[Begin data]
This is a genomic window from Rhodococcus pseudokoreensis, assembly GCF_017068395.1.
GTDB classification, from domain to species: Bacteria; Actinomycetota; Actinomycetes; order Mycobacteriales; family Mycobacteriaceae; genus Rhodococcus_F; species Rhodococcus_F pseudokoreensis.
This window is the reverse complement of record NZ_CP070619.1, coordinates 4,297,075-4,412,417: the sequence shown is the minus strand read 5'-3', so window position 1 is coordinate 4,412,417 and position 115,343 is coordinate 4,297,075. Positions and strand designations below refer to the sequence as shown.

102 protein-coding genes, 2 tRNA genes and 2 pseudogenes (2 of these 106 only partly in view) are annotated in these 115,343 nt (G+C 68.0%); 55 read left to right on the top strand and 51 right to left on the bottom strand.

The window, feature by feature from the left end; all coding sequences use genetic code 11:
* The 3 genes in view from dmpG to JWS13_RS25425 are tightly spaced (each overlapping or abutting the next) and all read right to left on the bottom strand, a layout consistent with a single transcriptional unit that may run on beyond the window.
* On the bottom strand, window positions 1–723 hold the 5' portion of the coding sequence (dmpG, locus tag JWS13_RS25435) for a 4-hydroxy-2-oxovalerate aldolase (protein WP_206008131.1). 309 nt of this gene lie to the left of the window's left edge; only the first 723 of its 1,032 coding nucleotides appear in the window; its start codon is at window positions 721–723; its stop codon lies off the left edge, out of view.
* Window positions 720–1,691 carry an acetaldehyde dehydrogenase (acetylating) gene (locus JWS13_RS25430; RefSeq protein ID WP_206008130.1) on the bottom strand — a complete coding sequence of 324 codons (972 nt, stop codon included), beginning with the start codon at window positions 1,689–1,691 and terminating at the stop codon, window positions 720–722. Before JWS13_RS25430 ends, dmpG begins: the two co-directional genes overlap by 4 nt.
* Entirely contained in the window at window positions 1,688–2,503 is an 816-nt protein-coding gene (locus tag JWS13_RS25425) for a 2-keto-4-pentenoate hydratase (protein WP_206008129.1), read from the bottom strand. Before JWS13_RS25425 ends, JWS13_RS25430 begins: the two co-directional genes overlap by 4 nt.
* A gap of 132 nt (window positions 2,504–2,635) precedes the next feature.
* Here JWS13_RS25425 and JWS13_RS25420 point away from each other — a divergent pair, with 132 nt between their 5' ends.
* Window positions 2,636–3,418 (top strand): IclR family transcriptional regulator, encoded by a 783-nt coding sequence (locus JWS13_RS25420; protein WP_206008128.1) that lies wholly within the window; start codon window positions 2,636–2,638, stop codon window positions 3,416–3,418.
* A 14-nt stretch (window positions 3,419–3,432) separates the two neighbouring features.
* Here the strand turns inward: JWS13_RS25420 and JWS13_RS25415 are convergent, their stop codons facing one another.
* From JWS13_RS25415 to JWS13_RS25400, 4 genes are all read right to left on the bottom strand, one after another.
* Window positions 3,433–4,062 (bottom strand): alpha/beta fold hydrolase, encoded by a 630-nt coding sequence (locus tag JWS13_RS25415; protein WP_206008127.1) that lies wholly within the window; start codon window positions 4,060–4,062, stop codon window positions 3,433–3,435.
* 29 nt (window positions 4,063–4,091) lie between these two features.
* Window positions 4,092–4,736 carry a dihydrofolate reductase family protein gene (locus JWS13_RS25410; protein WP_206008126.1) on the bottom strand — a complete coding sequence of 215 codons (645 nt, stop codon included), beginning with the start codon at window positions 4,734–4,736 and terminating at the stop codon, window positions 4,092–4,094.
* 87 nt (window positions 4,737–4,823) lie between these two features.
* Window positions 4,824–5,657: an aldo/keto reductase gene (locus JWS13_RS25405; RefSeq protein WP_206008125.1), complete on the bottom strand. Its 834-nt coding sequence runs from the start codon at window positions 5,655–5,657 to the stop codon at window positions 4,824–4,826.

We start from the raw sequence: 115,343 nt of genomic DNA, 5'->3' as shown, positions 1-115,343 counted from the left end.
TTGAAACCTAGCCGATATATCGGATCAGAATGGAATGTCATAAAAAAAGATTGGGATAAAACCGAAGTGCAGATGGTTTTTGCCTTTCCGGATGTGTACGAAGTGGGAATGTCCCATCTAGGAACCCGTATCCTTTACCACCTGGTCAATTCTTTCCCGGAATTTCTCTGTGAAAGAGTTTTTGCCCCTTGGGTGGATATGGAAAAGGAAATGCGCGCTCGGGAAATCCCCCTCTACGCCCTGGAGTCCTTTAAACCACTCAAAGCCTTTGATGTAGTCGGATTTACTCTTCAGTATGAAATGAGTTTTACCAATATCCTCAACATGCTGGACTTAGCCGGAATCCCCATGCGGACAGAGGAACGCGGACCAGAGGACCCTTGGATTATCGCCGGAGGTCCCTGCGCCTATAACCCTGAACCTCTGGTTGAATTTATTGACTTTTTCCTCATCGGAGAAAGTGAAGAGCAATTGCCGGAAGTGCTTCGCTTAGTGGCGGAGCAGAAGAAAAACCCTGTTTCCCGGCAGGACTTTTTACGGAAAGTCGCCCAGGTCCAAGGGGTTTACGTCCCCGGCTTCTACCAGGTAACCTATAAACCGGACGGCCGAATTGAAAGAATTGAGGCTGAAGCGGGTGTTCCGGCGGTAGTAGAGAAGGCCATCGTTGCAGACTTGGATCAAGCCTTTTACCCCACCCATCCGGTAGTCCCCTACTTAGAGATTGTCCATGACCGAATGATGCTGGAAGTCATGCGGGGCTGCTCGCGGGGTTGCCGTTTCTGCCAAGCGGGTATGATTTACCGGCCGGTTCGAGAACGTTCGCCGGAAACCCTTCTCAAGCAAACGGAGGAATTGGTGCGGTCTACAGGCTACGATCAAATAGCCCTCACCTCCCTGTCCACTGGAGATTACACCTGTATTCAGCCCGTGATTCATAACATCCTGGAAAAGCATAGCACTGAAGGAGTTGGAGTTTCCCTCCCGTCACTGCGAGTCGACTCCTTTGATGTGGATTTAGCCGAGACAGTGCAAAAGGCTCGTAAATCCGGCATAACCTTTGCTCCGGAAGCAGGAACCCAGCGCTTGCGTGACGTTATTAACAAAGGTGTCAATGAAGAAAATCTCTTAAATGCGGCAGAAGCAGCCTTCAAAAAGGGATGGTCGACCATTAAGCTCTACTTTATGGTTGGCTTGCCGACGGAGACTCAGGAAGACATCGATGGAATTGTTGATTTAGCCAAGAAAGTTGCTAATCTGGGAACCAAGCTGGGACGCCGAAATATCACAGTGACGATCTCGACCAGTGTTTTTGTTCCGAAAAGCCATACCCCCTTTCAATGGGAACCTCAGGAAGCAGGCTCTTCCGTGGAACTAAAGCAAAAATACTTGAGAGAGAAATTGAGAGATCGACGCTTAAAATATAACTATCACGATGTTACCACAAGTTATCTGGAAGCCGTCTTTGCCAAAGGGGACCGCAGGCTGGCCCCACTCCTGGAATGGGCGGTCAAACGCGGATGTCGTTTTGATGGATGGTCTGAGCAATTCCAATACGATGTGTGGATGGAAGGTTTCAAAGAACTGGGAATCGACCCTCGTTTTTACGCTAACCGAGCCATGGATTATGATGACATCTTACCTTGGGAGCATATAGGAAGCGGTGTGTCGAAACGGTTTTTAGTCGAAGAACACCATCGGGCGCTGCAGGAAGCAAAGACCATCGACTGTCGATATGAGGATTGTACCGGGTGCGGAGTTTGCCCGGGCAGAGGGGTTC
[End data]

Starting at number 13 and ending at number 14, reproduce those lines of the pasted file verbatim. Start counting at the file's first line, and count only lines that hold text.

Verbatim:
* A 14-nt stretch (window positions 3,419–3,432) separates the two neighbouring features.
* Here the strand turns inward: JWS13_RS25420 and JWS13_RS25415 are convergent, their stop codons facing one another.